Over the past four decades, federal and state governments have poured over $1 trillion into drug war spending and relied on taxpayers to foot the bill. Unfortunately, these tax dollars have gone to waste. In 1980, the United States had 50,000 people behind bars for drug law violations – now we have more than half a million. The U.S. is now the world’s largest jailer, drugs remain widely available and treatment resources are scarce. Not only have billions of tax dollars been wasted, but drug war spending has also resulted in the defunding of other important services. Money funneled into drug enforcement has meant less funding for more serious crime and has left essential education, health, social service and public safety programs struggling to operate on meager funding. The Drug Policy Alliance is working to shift funding away from the same old failed policies and toward effective drug treatment and education programs. We are leading the movement to end prohibition’s drain on our economy and to protect your tax dollars from wasteful drug war spending.
Learn more about our priorities for fiscal responsibility.
Law enforcement attitudes towards medical marijuana in California have been mixed. Generally, many law enforcement officials and associations have been hostile to medical marijuana, since California’s voters legalized it in 1996 and continuing today.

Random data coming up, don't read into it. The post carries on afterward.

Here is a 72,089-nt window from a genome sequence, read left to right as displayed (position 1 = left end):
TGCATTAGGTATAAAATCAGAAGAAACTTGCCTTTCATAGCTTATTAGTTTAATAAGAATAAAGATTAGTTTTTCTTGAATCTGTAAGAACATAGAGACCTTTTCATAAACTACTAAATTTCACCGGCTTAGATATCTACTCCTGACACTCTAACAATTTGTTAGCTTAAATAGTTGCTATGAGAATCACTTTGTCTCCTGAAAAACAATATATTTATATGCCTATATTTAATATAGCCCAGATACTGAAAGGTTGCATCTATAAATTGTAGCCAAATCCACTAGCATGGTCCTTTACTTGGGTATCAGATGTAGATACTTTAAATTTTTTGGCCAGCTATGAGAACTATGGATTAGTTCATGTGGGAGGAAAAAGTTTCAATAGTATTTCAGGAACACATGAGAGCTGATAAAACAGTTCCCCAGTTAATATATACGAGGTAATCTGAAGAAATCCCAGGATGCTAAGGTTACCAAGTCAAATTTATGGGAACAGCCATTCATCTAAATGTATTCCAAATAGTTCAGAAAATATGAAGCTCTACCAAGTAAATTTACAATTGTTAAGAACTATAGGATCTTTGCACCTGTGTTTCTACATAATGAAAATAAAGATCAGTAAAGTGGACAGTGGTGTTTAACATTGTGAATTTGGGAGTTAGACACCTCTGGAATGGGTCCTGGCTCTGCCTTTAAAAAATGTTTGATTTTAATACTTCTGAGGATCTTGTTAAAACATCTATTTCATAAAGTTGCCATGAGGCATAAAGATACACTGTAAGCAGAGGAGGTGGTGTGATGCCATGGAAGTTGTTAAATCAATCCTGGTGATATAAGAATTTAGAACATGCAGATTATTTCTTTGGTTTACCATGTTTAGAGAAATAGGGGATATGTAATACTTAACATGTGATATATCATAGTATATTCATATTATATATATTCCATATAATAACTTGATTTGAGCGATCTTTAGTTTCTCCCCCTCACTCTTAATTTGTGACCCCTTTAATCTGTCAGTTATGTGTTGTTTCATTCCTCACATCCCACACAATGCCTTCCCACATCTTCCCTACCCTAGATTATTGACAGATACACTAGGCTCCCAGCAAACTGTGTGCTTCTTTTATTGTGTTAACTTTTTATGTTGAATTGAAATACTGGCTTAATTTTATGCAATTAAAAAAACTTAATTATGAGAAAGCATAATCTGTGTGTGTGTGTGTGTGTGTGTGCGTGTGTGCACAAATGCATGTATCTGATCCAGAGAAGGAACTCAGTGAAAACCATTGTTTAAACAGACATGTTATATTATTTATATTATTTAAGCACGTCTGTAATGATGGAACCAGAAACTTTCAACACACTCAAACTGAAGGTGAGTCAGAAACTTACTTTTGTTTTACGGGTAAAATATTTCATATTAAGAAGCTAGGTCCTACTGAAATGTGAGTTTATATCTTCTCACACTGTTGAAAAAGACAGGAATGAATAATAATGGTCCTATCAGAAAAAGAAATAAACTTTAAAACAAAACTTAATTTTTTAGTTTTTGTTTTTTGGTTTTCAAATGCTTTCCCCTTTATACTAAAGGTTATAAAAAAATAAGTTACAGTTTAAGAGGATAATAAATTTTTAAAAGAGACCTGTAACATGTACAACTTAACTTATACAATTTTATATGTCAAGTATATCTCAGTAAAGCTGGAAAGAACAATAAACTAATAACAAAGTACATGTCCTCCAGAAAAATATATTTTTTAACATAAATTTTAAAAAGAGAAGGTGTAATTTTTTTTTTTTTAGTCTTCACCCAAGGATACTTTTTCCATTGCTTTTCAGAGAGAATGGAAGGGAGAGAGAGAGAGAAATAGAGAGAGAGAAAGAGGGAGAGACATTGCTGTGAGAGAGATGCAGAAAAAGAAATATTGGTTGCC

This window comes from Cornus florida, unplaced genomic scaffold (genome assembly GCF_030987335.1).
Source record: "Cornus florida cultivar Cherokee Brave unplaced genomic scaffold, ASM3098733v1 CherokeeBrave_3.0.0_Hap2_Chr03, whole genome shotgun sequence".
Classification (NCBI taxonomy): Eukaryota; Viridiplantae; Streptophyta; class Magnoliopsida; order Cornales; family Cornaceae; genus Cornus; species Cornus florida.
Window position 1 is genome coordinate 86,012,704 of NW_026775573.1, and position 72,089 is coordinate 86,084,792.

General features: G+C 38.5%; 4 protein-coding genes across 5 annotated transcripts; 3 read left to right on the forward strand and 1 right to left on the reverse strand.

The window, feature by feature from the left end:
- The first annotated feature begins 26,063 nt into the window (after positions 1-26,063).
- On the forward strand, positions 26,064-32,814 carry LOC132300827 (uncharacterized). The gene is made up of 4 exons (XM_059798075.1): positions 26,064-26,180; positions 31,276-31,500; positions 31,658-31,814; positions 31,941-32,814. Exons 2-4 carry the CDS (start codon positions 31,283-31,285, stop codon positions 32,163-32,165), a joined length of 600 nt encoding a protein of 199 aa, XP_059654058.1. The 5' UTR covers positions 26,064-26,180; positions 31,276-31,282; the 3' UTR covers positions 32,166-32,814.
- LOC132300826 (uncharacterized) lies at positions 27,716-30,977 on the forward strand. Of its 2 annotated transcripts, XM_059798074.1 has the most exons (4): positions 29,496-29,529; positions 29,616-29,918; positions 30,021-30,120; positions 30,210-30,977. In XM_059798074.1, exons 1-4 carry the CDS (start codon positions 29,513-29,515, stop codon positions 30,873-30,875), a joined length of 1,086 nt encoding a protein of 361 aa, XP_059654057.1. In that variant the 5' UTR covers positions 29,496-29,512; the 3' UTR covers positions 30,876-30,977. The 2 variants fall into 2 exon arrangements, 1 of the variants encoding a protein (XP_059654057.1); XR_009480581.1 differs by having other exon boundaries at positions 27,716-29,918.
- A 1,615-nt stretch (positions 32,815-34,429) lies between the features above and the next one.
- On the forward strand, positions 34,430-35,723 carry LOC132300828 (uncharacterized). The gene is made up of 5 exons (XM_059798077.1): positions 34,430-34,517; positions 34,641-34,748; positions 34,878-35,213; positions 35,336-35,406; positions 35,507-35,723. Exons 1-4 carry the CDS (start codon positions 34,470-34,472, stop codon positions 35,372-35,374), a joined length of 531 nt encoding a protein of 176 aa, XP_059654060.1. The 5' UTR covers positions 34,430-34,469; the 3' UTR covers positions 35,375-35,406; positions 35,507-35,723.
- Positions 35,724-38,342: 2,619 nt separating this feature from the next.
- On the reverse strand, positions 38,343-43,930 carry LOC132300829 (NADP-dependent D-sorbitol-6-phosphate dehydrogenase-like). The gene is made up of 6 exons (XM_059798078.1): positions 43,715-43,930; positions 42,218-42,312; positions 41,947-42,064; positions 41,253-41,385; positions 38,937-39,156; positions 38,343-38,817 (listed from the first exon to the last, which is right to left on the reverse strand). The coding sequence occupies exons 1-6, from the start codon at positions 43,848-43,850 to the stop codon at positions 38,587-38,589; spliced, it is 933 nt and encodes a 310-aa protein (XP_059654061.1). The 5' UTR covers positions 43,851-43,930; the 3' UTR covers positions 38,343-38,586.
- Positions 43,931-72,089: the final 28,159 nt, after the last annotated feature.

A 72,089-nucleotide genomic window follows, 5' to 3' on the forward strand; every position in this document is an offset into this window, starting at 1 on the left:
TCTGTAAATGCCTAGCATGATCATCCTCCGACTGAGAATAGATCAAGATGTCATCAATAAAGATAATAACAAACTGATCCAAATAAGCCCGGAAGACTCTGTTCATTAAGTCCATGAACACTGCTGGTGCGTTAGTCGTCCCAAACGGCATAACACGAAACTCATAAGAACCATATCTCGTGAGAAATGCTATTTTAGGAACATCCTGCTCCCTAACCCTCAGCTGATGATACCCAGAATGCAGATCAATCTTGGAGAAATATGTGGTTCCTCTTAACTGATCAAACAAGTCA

Substance abuse affects families of all income levels and will not be ameliorated by simple drug testing and retaliatory restriction of benefits.
Enacted in 1973 under then-Governor Nelson Rockefeller, the Rockefeller Drug Laws mandated extremely harsh prison terms for possession or sale of relatively small amounts of drugs. Although intended to target “kingpins,” most people incarcerated under the laws were convicted of low-level, nonviolent, first-time offenses. The laws marked an unprecedented shift towards addressing drug use and abuse through the criminal justice system instead of through the medical and public health systems.
Historically, Byrne Grants have been used primarily to finance drug task forces, which have a record of racially disproportionate lowlevel drug arrests and increased local and state costs with no measurable impact on public safety.
Congress is set to cut spending. Now is our chance to demand that they stop wasting money on the drug war!